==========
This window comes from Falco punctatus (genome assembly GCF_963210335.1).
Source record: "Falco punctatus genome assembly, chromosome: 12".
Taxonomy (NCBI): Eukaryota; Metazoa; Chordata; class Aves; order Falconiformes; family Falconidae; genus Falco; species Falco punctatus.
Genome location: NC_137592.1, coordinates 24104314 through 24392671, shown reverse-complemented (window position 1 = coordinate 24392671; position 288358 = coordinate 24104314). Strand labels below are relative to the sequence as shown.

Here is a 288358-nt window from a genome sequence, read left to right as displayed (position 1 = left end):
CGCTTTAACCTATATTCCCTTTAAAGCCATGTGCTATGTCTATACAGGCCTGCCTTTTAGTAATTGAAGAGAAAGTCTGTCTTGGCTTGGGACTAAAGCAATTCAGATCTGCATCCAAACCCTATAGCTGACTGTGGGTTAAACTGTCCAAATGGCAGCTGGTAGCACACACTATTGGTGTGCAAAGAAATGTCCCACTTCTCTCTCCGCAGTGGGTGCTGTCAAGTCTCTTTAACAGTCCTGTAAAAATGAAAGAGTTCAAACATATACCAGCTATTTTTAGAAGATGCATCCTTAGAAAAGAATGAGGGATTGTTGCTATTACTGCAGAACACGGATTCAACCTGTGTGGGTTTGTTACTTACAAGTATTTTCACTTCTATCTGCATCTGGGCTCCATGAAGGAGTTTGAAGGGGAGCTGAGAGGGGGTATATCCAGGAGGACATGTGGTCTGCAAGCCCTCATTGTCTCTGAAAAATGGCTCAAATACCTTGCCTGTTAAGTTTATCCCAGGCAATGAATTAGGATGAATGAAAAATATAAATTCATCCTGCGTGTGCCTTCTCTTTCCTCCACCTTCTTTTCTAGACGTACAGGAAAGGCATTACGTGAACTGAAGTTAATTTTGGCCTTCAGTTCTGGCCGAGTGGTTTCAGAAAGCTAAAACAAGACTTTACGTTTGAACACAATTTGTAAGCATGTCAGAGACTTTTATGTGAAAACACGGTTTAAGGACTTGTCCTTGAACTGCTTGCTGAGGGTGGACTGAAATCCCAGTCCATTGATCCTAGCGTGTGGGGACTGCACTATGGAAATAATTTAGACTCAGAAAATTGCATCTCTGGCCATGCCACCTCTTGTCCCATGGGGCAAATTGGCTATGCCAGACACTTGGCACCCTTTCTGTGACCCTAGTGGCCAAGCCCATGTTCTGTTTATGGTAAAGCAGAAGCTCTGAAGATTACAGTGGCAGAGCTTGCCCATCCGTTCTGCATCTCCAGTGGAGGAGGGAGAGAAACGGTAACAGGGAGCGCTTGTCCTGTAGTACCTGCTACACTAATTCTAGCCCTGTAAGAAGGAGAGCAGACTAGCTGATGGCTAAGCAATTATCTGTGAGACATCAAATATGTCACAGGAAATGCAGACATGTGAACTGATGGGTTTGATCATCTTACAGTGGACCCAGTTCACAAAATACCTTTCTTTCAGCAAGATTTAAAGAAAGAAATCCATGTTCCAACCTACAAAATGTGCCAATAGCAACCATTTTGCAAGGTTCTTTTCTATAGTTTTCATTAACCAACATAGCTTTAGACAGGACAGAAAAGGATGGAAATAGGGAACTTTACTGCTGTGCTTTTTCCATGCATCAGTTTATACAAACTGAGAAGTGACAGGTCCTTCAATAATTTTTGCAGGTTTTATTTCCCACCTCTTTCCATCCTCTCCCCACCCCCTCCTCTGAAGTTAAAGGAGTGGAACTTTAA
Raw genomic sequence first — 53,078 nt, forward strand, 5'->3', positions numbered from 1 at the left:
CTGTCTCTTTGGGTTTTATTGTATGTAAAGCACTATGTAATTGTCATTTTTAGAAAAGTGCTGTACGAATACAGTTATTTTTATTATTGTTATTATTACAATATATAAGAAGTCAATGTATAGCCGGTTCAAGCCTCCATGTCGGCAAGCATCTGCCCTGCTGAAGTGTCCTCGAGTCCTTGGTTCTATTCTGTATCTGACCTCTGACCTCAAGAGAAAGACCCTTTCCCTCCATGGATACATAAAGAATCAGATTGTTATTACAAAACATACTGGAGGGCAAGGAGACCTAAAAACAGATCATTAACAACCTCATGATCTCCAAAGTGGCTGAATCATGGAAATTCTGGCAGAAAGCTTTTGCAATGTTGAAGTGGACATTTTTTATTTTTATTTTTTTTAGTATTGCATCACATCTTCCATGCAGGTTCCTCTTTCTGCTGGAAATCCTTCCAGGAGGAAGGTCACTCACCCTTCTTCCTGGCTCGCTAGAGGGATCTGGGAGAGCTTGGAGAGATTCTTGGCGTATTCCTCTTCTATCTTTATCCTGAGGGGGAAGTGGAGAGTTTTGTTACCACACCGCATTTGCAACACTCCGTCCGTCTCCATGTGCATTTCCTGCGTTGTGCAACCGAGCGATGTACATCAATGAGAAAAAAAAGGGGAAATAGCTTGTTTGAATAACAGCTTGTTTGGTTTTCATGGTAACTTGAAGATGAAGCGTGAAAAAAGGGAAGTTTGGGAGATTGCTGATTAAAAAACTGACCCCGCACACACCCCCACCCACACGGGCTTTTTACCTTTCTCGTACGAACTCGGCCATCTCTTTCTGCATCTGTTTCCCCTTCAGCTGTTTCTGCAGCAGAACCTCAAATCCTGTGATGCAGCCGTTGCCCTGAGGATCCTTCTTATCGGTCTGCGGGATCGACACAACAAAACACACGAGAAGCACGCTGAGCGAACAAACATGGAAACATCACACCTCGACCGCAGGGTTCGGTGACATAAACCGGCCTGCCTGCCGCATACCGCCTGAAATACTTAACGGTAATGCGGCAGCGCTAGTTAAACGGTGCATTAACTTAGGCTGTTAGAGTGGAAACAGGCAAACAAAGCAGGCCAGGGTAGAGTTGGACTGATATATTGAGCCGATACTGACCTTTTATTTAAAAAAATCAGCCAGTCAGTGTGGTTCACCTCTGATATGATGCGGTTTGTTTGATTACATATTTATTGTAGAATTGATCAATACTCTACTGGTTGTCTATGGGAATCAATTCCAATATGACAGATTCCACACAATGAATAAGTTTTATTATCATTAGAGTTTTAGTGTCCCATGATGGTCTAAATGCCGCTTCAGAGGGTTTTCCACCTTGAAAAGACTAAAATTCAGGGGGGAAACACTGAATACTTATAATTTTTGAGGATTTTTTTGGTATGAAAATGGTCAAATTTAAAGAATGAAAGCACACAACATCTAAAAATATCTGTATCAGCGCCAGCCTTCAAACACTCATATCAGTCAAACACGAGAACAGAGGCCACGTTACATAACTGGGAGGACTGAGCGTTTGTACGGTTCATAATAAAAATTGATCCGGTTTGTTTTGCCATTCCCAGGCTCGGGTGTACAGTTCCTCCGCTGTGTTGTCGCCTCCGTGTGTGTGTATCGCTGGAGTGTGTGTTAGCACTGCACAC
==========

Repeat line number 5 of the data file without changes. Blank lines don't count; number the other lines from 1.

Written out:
Here is a 288358-nt window from a genome sequence, read left to right as displayed (position 1 = left end):